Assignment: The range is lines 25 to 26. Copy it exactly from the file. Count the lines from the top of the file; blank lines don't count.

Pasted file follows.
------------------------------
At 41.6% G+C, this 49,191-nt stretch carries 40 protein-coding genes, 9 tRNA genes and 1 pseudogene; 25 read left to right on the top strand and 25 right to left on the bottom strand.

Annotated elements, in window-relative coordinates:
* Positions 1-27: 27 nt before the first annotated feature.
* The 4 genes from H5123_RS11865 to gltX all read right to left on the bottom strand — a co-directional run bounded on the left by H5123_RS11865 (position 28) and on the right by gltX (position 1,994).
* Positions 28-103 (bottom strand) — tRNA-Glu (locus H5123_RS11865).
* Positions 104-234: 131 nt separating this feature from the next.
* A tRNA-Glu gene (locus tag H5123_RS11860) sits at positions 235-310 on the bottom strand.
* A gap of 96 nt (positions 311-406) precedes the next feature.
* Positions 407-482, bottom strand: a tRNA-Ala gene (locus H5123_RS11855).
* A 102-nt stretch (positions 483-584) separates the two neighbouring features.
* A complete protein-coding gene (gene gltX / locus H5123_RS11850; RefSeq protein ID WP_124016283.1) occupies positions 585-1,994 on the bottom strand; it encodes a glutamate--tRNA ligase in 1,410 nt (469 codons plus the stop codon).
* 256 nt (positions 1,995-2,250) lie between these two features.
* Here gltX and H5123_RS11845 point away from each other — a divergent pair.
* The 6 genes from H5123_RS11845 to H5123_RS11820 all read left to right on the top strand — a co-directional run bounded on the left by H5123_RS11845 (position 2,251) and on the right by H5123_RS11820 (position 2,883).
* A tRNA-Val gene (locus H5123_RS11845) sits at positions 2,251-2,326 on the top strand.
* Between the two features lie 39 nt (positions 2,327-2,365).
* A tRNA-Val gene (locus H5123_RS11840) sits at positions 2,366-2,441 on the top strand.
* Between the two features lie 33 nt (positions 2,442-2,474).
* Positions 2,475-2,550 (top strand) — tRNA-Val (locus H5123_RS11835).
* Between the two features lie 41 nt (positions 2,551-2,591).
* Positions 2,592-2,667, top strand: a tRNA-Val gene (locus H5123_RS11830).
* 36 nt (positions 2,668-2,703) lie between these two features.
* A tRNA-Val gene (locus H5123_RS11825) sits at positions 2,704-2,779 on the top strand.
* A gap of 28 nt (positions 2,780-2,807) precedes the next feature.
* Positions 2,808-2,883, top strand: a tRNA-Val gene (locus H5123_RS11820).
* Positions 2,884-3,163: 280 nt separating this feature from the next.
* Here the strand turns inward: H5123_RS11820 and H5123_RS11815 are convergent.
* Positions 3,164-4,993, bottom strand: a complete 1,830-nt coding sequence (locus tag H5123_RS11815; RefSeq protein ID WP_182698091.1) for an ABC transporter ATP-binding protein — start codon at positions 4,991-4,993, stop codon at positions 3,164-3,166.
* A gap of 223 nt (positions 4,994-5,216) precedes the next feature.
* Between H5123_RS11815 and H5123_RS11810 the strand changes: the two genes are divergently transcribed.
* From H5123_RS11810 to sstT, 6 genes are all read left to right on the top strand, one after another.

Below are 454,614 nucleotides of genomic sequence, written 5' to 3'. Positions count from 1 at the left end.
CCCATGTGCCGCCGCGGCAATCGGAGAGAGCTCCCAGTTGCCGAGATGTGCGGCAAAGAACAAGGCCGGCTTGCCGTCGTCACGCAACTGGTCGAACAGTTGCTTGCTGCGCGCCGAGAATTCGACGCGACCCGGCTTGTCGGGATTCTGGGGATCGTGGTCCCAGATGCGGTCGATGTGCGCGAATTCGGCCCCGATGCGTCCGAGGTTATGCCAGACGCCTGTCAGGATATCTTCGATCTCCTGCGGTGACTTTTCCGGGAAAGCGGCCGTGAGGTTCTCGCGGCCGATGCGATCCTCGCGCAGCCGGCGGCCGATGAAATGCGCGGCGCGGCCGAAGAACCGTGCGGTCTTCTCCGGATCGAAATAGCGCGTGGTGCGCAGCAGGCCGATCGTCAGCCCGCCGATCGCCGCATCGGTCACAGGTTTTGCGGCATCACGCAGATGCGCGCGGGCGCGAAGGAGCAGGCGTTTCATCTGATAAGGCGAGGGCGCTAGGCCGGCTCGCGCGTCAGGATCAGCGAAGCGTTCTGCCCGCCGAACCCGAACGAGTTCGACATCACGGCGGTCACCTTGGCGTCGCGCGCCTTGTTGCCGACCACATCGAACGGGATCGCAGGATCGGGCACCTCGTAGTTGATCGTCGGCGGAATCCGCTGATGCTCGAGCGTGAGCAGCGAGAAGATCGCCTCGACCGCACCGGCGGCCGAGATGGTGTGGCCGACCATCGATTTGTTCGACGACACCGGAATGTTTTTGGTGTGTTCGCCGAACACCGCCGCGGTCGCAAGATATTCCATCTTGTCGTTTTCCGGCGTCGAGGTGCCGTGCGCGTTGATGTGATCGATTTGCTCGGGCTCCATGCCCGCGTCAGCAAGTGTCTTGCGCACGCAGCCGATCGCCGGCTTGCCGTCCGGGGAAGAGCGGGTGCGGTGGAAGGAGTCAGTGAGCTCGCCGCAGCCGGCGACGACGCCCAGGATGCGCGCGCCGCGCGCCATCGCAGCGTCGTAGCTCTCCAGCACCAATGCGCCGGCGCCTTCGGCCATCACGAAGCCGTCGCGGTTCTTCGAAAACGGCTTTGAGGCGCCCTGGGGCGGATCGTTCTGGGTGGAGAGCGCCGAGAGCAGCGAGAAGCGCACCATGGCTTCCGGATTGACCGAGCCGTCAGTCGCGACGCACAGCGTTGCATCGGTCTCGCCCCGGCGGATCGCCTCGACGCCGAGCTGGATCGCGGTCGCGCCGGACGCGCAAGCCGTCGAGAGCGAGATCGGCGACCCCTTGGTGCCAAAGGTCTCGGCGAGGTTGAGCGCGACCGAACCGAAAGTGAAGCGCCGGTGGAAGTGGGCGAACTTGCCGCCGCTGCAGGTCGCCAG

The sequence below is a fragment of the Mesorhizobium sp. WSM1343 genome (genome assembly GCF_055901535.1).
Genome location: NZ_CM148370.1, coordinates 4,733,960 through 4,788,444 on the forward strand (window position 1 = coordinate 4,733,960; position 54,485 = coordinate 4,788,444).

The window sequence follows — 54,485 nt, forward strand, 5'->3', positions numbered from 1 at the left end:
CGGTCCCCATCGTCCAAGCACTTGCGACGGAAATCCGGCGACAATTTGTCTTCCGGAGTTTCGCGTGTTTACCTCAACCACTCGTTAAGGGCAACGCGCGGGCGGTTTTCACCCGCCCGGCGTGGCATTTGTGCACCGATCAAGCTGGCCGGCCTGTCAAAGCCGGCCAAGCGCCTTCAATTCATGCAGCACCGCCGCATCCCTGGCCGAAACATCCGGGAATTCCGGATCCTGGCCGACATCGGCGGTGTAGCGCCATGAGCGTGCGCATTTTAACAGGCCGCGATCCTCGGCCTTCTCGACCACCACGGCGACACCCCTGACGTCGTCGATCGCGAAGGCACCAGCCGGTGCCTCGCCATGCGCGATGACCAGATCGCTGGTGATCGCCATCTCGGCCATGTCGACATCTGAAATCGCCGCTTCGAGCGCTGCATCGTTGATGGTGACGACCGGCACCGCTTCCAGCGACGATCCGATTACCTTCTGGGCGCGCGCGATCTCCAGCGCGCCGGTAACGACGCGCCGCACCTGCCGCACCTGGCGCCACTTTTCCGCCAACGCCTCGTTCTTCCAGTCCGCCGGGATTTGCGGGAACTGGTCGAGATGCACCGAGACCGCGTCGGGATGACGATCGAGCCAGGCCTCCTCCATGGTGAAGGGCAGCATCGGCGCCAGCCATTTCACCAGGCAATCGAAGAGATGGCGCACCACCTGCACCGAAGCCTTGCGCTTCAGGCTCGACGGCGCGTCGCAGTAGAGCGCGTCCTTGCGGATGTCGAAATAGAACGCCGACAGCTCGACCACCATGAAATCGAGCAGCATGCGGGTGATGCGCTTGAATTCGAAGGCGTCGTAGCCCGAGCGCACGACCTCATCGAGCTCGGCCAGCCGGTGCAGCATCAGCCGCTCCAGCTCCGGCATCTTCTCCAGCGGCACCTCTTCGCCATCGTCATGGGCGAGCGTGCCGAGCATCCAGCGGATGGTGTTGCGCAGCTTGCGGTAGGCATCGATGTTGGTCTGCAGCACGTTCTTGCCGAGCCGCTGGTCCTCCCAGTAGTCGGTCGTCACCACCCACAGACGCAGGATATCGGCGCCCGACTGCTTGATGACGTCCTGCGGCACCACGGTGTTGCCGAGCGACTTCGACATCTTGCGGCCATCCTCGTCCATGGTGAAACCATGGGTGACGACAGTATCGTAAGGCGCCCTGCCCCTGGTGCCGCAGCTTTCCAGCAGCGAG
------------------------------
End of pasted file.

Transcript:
* Positions 2,808-2,883, top strand: a tRNA-Val gene (locus H5123_RS11820).
* Positions 2,884-3,163: 280 nt separating this feature from the next.